Brexit has sparked a huge surge in failed sales in London with alarmed buyers pulling out according to the London Standard.
Thousands of sales have collapsed since the Brexit vote with the fallout being most severe in the centre of the capital where agents reported that up to two thirds of the offers they were handling on the day of the Referendum were withdrawn or are now being renegotiated. They are now desperately scrambling to keep chains of buyers and sellers intact.
According to figures from reallymoving.com, central London prices slumped 12% in the first month after the Referendum with 10% coming in the first week when political turmoil was at its peak. Chief Executive Rob Houghton said “That was an unheard of fall, I’ve never seen a week where we’ve seen a change that dramatic.”
Another agent said there are increasing numbers of desperate vendors prepared to accept previously unthinkable price cuts. Winkworths in Marylebone said “The rule of thumb is that people are offering 10% below but we have had offers at 50% below. There are lots of French people around here who are almost taking it personally. They don’t feel welcome.”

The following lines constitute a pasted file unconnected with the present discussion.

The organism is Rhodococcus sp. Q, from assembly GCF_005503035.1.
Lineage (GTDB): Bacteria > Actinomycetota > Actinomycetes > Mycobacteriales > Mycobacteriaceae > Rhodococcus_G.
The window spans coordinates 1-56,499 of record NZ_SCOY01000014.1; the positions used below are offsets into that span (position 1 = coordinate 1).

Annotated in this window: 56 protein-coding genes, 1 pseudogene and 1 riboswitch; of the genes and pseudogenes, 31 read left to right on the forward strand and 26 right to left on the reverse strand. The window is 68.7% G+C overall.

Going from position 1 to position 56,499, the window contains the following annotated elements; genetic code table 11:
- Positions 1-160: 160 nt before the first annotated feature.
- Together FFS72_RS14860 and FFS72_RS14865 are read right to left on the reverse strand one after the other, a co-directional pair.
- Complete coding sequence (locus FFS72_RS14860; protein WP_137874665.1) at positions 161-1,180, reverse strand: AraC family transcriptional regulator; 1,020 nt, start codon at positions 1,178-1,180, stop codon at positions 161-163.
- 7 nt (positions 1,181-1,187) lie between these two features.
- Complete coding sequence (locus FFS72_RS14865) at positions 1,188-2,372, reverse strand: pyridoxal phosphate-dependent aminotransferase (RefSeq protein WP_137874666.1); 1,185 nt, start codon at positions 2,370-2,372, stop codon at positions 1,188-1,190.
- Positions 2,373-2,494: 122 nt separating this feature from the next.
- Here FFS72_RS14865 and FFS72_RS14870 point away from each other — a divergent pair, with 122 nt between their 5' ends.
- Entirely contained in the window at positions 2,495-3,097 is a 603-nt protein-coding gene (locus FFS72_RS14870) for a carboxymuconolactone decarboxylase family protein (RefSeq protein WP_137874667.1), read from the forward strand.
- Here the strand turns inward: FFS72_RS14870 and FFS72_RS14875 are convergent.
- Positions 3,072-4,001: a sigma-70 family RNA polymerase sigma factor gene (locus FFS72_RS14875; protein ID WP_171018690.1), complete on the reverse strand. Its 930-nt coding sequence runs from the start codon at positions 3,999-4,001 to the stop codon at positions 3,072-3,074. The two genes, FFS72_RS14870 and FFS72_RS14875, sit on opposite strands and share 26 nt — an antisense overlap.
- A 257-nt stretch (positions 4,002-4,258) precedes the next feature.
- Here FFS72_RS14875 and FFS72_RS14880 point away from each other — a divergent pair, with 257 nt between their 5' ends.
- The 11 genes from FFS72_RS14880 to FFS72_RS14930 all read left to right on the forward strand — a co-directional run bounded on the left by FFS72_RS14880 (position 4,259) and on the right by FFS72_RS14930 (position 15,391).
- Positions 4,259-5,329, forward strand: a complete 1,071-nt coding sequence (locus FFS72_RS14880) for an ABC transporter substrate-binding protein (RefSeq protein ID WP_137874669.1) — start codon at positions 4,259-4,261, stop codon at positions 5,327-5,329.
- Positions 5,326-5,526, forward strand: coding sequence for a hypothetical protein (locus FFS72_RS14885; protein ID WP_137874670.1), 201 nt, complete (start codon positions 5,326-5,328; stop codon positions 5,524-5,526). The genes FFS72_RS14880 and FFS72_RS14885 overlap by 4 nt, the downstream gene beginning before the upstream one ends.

Many involve chains of family homes across London’s residential areas and out into the suburbs. One couple in Forest Hill lost a £605,000 offer on their house within hours of the result. Another family lost the buyer for their three bedroom terraced house when the sale fell through because of Brexit. This resulted in them losing the house they were buying in Bristol where their children had already secured places at schools there for the next term. Their buyers were a German couple who had lived and worked in London for a long time but pulled out due to concerns over the Referendum result saying they don’t feel welcome here anymore.
Another couple withdrew their offer on a house in East Dulwich due to concerns over Brexit with the wife being German. The Milfords felt they could no longer take on the commitment of buying a house. Mr Milford said “Everything was ready to go – and then the Referendum came along. A big part of our identity is that we are European and we weren’t sure fundamentally whether we wanted to stay in the country given the Brexit referendum result. Even if we are going to stay there is a big worry for people that you would be buying at the height of the market. There’s a lot of nervousness. I felt really bad for the woman we were buying from.”
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